Mandatory Minimum Sentencing

Data, statistics and information regarding mandatory minimum sentencing and sentencing guidelines

History of Mandatory Minimum Sentencing

History of Mandatory Minimum Sentencing: "Two years after enacting the SRA, Congress passed the Anti-Drug Abuse Act of 1986 (ADAA),48 which incorporated a tiered system of minimum sentences for crack, powder cocaine, and other commonly abused substances based on the quantity of the drugs involved.49 The ADAA was passed in the midst of public paranoia and outcry over the crack epidemic and the fear of AIDS being spread through drug use.50 This political climate led to broad bipartisan support for the ADAA, with the bill passing the House by a 392-16 vote and the Sena

Development of Mandatory Minimum Sentencing Laws

Development of Mandatory Minimum Sentencing Laws: "High levels of drug use and experimentation in the 1960s resulted in numerous long prison sentences under the Boggs Act.31 In 1970, Congress responded to the concerns of prosecutors, wardens, and families of those convicted, repealing virtually all provisions imposing mandatory minimum sentences for drug violations.32 Congress commented that lengthening prison sentences 'had not shown the expected overall reduction in drug law violations.'33"

Unintended Consequences of Mandatory Minimum Sentences

"Unintended Consequences of Mandatory Minimum Sentences:
"- Significant increases in the costs of corrections due to longer prison terms and an increasing prison population;
"- Removal from consideration of other sentencing options that may prove to be less costly and/or more effective than mandatory incarceration;
"- Impact on all aspects of the criminal justice system, including pleas or verdicts and offender eligibility for rehabilitation programs and early release;
"- Limiting the discretion of the sentencing judge."

Effect of Sentence Length and Mandatory Sentencing On Recidivism

Effect of Sentence Length and Mandatory Sentencing On Recidivism: "The study by the [Pennsylvania Sentencing] Commission found that neither length of sentence nor the imposition of a mandatory minimum sentence alone was related to recidivism. In the four recidivism studies conducted as part of this project, the recidivism rates (i.e., arrest for a new crime or technical violation resulting in reincarceration) three years after release were as follows: drug delivery offenders (54%), school zone offenders (57%), repeat violent offenders (54%) and firearms offenders (50%).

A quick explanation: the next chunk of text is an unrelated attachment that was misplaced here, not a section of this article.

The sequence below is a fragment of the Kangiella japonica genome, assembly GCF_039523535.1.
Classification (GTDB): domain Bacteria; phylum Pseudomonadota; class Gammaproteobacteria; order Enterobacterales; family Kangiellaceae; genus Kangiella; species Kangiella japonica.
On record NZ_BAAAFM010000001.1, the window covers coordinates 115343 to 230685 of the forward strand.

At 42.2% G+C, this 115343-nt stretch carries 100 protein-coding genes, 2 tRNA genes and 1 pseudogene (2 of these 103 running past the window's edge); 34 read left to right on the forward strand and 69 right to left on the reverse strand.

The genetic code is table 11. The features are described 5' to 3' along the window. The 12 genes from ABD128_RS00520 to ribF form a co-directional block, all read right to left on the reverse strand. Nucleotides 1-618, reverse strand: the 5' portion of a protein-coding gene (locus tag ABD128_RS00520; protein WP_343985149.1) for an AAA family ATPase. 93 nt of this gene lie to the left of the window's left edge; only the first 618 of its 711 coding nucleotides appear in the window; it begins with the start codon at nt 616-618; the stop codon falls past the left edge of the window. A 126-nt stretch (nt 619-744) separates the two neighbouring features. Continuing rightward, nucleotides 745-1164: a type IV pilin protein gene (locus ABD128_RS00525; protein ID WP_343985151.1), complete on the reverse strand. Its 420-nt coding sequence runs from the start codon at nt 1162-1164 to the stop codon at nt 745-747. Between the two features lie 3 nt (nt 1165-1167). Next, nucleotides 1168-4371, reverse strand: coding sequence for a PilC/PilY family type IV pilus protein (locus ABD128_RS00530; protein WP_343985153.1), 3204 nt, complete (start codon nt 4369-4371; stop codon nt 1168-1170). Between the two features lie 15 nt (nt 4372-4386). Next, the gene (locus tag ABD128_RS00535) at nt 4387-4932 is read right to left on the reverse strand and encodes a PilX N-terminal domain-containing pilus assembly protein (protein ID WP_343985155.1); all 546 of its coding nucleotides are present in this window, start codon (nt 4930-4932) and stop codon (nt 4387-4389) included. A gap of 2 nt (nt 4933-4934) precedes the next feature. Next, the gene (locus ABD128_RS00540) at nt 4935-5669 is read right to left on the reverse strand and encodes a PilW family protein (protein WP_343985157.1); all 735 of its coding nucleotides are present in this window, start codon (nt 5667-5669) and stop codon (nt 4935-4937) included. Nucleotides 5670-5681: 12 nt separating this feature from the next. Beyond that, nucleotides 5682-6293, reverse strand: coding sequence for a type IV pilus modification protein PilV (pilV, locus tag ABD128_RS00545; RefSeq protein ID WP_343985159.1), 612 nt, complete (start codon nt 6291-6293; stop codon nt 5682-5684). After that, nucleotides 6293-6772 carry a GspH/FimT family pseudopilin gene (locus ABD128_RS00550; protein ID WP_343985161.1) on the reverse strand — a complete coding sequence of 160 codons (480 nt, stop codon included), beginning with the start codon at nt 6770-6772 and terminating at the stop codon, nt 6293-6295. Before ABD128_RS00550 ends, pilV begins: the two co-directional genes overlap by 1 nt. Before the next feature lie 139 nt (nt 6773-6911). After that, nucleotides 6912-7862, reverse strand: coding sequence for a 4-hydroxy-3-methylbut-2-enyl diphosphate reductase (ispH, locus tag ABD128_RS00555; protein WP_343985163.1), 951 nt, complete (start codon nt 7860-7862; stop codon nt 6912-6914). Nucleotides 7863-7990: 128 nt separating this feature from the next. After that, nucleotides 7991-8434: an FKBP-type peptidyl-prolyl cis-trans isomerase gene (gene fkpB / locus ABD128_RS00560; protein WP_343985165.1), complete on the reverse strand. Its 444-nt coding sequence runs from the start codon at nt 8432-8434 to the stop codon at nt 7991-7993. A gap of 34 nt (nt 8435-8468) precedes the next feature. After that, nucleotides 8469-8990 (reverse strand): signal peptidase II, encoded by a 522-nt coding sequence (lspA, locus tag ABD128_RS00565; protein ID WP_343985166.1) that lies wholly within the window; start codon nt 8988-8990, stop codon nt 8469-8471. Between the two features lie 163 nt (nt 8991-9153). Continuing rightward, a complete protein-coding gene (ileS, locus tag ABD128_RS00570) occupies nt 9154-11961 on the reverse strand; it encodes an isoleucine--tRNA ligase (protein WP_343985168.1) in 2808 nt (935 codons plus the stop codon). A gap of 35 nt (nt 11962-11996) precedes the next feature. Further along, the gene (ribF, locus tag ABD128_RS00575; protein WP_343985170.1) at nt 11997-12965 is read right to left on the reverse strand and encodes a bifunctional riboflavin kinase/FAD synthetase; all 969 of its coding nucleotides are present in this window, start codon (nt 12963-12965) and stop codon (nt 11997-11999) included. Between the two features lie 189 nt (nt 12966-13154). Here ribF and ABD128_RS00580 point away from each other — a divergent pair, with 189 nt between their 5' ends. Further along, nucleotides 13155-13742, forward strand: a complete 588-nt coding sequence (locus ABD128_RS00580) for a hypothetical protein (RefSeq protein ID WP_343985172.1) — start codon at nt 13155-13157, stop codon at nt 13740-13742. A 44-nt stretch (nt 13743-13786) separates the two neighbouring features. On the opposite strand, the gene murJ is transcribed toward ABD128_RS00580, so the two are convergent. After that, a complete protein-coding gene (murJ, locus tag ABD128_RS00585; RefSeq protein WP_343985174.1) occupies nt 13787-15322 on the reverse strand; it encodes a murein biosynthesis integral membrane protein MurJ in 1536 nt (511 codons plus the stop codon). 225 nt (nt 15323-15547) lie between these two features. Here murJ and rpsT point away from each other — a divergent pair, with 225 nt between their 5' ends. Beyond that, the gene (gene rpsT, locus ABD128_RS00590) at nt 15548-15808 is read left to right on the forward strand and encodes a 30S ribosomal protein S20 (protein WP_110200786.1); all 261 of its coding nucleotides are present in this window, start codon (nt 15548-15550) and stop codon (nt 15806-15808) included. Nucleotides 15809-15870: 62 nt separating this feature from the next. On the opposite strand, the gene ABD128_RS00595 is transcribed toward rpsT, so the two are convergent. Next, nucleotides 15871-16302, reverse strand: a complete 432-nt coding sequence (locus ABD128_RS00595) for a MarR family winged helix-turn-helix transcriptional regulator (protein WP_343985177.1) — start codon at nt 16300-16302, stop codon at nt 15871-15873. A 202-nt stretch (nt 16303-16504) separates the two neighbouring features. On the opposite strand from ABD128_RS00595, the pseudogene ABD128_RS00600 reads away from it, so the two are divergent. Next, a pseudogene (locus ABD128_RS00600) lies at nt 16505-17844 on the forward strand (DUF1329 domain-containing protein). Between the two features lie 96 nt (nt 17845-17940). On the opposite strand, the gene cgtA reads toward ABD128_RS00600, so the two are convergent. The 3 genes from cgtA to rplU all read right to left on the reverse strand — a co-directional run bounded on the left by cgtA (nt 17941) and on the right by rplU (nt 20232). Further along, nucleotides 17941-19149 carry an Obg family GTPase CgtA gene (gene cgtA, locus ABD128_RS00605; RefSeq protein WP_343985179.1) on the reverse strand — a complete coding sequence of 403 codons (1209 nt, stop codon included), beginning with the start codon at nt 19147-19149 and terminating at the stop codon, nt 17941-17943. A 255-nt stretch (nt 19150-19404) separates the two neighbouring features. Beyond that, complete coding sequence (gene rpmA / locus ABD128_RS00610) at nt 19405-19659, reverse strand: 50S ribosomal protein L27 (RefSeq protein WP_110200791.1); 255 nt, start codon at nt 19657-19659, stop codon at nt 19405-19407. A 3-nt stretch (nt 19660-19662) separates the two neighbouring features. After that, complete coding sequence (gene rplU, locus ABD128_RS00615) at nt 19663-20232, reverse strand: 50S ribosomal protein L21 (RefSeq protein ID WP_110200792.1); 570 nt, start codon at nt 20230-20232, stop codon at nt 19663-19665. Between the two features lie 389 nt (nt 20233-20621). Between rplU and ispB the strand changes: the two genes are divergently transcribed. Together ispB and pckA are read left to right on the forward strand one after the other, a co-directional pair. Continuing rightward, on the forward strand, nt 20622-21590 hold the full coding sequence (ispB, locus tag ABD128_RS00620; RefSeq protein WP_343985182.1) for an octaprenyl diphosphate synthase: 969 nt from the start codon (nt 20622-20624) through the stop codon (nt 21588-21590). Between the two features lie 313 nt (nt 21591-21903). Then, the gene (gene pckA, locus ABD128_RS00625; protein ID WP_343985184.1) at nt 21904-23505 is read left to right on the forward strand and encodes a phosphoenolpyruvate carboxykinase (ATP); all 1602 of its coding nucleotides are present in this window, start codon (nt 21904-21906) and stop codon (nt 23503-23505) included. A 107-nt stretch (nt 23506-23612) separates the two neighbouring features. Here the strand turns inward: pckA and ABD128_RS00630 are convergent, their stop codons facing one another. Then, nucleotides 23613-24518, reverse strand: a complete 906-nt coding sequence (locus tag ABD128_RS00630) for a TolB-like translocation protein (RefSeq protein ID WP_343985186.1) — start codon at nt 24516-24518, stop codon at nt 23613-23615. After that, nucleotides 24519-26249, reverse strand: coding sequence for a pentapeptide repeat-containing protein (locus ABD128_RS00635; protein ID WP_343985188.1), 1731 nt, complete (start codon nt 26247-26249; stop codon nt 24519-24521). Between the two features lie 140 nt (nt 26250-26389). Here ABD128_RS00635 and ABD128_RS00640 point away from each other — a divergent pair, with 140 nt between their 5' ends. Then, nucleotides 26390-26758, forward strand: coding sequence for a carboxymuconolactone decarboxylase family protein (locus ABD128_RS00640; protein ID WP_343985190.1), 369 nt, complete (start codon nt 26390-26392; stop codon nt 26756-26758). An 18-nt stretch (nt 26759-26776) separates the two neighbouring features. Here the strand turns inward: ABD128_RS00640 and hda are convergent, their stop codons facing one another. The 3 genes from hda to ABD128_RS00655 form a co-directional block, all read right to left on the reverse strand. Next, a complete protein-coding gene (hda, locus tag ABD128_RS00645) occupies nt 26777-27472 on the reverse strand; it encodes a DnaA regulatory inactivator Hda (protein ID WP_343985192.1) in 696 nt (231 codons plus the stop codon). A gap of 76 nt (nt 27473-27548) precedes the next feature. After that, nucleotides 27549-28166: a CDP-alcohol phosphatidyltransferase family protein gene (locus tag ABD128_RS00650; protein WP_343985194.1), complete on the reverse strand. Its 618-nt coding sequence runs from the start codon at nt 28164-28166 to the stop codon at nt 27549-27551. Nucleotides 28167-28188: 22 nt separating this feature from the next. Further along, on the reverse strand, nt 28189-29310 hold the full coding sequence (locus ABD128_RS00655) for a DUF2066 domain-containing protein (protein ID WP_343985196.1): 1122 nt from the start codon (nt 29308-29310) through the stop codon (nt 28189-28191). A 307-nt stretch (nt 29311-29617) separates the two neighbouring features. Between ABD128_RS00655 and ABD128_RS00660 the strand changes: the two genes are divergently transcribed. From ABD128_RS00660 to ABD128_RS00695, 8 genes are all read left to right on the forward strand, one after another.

Unintended Consequences of Mandatory Sentencing Laws

Unintended Consequences of Mandatory Sentencing Laws: "Mandatory minimum sentence laws appear to be contributing to increased sentence length, making more emphatic a trend in drug cases that predated their enactment. Mandatory minimum statutes and the guidelines seem also to have narrowed the difference in the sentences imposed for equally serious offenses involving marijuana and opiates, and to have red uced the importance of age and the distinction between leadership and middleman roles in the sentencing decision.

Supreme Court Opinion in Case of US v Booker

Supreme Court Opinion in Case of US v Booker: "Justice Breyer delivered the opinion of the Court in part, concluding that 18 U. S. C. A. §3553(b)(1), which makes the Federal Sentencing Guidelines mandatory, is incompatible with today's Sixth Amendment 'jury trial' holding and therefore must be severed and excised from the Sentencing Reform Act of 1984 (Act). Section 3742(e), which depends upon the Guidelines' mandatory nature, also must be severed and excised.

Effect of Mandatory Minimum Sentencing Laws on Crime and Arrest Rates

Effect of Mandatory Minimum Sentencing Laws on Crime and Arrest Rates: "Though it is still too early to make a final judgment, RAND found that three strikes and truth-in-sentencing laws have had little significant impact on crime and arrest rates. According to the Uniform Crime Reports, states with neither a three strikes nor a truth-in-sentencing law had the lowest rates of index crimes, whereas index crime rates were highest in states with both types of get-tough laws."